Billie Eilish discusses systemic abuse, fake body positivity, and new album in Vogue cover story

Billie Eilish discusses systemic abuse, fake body positivity, and new album in <i>Vogue</i> cover story Kelia Anne MacCluskey

Just a few days after the release of her fiery left-turn of a new single “Your Power”, Billie Eilish has granted an extensive interview to British Vogue in which she discusses her new album Happier Than Ever, performative body positivity, systemic abuse, misogyny, and more. The interview, conducted by Laura Snapes, arrives alongside a new shoot in which Eilish wears Burberry corsets designed to “rile” those who suggest she should do anything other than exactly what she wants to.

A large portion of the interview pertains to the misogyny-laced discussion of Eilish’s body which has dogged her career over the past few years. “It made me really offended when people were like, ‘Good for her for feeling comfortable in her bigger skin,’” Eilish says in the profile. “Jesus Christ?! Good for me? F**k off! The more the internet and the world care about somebody that’s doing something they’re not used to, they put it on such a high pedestal that then it’s even worse.”

“‘If you’re about body positivity, why would you wear a corset? Why wouldn’t you show your actual body?’”, Eilish continues, predicting the backlash to the shoot, “My thing is that I can do whatever I want … It’s all about what makes you feel good. If you want to get surgery, go get surgery. If you want to wear a dress that somebody thinks that you look too big wearing, f**k it – if you feel like you look good, you look good.”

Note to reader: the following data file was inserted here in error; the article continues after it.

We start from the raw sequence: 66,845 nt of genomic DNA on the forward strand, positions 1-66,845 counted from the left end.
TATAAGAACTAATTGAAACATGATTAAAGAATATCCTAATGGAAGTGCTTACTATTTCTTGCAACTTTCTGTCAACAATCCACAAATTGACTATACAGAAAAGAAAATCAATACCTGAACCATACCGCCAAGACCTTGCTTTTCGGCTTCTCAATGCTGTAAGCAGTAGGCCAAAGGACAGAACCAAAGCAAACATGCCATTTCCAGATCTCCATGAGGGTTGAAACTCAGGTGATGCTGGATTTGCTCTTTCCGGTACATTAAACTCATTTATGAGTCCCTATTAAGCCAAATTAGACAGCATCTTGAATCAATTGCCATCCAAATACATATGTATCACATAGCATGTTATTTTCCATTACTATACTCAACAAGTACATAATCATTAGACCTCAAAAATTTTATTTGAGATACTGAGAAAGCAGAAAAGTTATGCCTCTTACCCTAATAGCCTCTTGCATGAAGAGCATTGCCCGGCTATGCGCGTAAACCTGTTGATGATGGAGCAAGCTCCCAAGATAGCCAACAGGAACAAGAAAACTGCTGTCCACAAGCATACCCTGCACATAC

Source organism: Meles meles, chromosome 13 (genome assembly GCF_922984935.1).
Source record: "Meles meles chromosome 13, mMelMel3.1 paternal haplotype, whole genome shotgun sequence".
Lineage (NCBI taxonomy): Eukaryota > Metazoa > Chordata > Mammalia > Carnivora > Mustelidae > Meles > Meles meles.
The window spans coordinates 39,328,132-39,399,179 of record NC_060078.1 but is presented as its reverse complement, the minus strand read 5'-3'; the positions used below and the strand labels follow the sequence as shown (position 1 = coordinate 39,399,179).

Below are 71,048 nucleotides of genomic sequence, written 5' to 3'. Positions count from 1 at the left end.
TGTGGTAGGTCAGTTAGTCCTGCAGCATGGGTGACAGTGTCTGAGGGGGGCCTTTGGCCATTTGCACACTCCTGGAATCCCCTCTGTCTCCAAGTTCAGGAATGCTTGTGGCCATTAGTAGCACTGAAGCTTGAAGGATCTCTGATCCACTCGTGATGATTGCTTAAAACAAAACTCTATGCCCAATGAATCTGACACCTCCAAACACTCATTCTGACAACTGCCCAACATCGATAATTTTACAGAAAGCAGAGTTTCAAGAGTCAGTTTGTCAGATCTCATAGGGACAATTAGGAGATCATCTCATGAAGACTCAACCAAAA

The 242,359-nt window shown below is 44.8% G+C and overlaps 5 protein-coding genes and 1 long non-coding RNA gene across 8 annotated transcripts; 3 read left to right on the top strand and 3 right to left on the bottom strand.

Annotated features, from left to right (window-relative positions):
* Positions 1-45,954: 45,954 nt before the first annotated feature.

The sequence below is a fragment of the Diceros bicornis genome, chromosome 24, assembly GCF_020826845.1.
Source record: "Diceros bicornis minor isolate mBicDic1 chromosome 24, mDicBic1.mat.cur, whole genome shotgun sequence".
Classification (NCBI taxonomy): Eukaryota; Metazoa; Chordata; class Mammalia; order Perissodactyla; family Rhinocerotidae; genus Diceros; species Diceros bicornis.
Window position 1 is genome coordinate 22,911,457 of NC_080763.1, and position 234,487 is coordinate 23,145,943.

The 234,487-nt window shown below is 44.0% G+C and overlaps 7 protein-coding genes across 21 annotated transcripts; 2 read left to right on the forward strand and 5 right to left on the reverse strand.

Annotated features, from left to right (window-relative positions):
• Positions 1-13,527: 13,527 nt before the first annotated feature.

Elsewhere in the interview, Eilish discusses misogynist attitudes towards women. Obliquely referencing the Kid Laroi song “Without You”, which includes the line “Can’t make a wife out of a hoe”, Eilish says: “Everybody’s like, ‘You can’t make a wife out of a hoe’ – and it’s like, you’re attracted to that person, though. You created that person. Suddenly you’re a hypocrite if you want to show your skin, and you’re easy and you’re a slut and you’re a whore. If I am, then I’m proud. Me and all the girls are hoes, and f**k it, y’know? Let’s turn it around and be empowered in that. Showing your body and showing your skin – or not – should not take any respect away from you.”

Discussing the inspiration behind “Your Power”, which is about systemic abuse by powerful men, Eilish tells Snapes: ““It’s an open letter to people who take advantage – mostly men … I would like people to listen to me. And not just try to figure out who I’m talking about, because it’s not about that. It’s really not at all about one person. You might think, ‘It’s because she’s in the music industry’ – no, dude. It’s everywhere. I don’t know one girl or woman who hasn’t had a weird experience, or a really bad experience. And men, too – young boys are taken advantage of constantly.” The entire thing is a revealing, insightful look into Eilish’s current era — read it here.